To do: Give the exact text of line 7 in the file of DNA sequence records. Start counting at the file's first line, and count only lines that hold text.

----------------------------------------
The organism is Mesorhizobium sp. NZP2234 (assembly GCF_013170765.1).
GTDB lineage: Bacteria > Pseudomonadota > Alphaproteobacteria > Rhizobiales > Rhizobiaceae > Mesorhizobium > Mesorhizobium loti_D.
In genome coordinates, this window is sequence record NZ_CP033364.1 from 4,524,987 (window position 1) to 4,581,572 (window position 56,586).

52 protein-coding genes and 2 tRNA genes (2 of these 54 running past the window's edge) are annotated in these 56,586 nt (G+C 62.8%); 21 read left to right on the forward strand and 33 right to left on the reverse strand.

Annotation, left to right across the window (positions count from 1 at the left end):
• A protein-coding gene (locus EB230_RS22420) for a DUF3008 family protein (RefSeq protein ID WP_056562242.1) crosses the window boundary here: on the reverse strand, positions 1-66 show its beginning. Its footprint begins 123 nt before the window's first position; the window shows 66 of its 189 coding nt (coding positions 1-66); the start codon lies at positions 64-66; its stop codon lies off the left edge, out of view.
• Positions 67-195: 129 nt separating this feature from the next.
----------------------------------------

• Positions 67-195: 129 nt separating this feature from the next.